and not a single US neurosurgeon or neurologist is willing to testify there is hope for any recovery (even a limited one) ... you have to suspect that they investigated and determined that this child is dead. Her organs are probably rotting. They claim the hospital is not providing nutrition and the child is dwindling. A cadaver can be hydrated and ventilated for some period of time, but cannot digest food. The parents mistake warm skin and the hiss of air forced into her lungs, for life
I understand loss. and probably also their deep deep denial since they are being enabled by some judge. But from what is being reported, there is OVERWHELMING silence from ANY medical professional or care facility - They (and the judges and lawyer) need to face what others HAVE faced
My heartfelt condolences to you. I am extremely sorry for your loss. Being a parent, you never want to give up hope and I think if it was my child I would exhaust every last gasp to try and save the most loved person in my life. I can’t condemn them for this. The whole thing is just too sad for words.
Did you read the accounts in the above OP of those who DID come back?
“A cousin who happened to be a nurse tested Zack’s reflexes on his own one last time as the hospital swooped in. The “brain dead” “body” responded. Forty-eight days later, the supposedly impossible happened: “Brain dead” Zack Dunlop walked out of the hospital and lived to tell about his miraculous recovery on the Today Show.”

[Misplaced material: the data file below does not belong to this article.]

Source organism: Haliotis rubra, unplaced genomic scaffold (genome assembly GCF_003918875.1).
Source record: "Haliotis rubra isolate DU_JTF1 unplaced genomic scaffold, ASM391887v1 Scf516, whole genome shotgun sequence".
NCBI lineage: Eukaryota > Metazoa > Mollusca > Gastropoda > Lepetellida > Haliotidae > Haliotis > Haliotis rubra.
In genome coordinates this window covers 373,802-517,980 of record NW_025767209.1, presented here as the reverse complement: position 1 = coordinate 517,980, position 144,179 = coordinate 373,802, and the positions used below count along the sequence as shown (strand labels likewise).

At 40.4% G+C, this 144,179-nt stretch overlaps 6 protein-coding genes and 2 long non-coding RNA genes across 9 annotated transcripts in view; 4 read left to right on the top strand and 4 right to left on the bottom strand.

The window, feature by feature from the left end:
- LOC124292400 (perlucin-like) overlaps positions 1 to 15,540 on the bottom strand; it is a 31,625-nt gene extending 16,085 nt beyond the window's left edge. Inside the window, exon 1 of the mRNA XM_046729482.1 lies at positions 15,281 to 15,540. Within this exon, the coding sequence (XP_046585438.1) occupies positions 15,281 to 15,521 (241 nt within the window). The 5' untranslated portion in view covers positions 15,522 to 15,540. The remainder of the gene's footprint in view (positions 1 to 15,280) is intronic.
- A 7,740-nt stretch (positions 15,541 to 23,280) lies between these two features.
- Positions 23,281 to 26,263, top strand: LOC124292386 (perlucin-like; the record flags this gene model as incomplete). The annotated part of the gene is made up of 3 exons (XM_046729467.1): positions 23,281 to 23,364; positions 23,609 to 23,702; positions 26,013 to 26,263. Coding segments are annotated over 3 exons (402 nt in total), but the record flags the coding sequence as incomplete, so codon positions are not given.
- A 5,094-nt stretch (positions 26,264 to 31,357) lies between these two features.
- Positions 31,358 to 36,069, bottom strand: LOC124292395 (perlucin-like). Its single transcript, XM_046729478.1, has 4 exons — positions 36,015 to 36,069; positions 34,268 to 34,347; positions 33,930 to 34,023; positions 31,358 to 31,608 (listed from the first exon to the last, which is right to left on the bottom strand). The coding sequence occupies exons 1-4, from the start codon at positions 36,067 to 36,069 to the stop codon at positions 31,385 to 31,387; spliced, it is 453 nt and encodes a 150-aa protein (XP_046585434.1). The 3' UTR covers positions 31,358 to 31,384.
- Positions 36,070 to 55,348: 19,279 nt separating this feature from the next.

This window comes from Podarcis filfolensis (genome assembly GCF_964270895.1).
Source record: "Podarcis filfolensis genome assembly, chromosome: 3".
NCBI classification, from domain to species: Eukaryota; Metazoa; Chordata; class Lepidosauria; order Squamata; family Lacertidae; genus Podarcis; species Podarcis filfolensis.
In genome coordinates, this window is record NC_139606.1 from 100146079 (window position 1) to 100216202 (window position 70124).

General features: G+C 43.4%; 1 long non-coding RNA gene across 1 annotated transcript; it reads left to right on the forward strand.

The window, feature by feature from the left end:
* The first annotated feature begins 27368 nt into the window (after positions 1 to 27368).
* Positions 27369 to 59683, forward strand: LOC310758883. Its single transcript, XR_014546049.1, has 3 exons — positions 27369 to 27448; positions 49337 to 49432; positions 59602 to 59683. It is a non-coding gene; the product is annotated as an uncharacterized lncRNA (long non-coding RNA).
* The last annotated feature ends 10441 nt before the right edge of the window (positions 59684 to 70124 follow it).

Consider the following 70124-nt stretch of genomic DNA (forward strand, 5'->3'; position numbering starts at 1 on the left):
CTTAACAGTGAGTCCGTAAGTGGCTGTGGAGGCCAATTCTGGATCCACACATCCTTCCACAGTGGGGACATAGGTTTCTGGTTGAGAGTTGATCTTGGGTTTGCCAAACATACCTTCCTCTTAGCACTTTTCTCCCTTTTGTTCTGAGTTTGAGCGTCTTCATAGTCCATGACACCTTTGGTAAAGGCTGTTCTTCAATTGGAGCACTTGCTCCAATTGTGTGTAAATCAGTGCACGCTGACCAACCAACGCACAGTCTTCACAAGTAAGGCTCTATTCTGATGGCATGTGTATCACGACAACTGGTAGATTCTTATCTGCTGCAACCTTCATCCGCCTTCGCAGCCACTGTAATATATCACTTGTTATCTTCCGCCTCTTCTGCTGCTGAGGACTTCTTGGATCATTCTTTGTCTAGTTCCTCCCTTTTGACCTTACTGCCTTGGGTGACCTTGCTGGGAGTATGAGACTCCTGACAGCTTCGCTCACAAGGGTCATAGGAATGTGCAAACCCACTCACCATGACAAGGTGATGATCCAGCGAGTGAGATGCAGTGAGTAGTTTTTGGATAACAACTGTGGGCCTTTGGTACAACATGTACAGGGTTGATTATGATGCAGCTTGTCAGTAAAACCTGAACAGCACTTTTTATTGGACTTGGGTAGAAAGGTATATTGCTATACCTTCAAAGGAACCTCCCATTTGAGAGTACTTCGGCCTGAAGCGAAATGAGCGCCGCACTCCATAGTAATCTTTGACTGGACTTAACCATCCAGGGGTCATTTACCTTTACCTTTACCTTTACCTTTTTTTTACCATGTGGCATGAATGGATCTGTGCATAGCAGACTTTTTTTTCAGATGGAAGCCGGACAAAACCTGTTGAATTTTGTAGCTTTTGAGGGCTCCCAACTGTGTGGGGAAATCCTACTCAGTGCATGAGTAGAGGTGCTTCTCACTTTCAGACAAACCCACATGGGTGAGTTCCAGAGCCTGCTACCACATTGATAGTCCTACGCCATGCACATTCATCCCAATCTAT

and more stories in the article, and if you search the internet, you can find more.
You sound like a total Obama-brownnosing lackey.
How come some facilities were willing to take her, until pressure was exerted on them? This hospital is not impartial, since they are trying to cover up and save money.
I just don’t happen to believe the hospital and doctors are bad guys, here, and that every doctor and hospital in the US is wanting to pull the plug because they are all in on an attempted malpractice coverup. If there have been doctors and hospitals who disagreed with the pronouncement of death in this case, or any “pressure” , I haven’t read anything about it. Been mostly following the case on Mail Online, a Brit news source with no AMA/obamacare agenda
in addition to losing a child, had a family member become an organ donor after brain death several years ago, and don’t think the family doesn’t still agonize over that decision
how about some anger management here
Obama brown nose? Really? Is that the worst you can do to someone who disagrees with your analysis?
Each of those stories have issues that are not brought out in the stories.
Miracles are wonderful.
This kid is, unfortunately, dead. It is horrible. And it’s not fair. But it’s also not fair to this girl to hold on for the parents sake.
Every doctor who has actually examined Jahi has concluded that she is irreversibly brain dead, --doctors both attached to the hospital and independent of it.
Gee, what a surprise, since the hospital cherry picker who could see her and pressured everyone who wanted to be involved. So now that we have Obamacare, all U.S. citizens are property of the government, and the hospitals they command?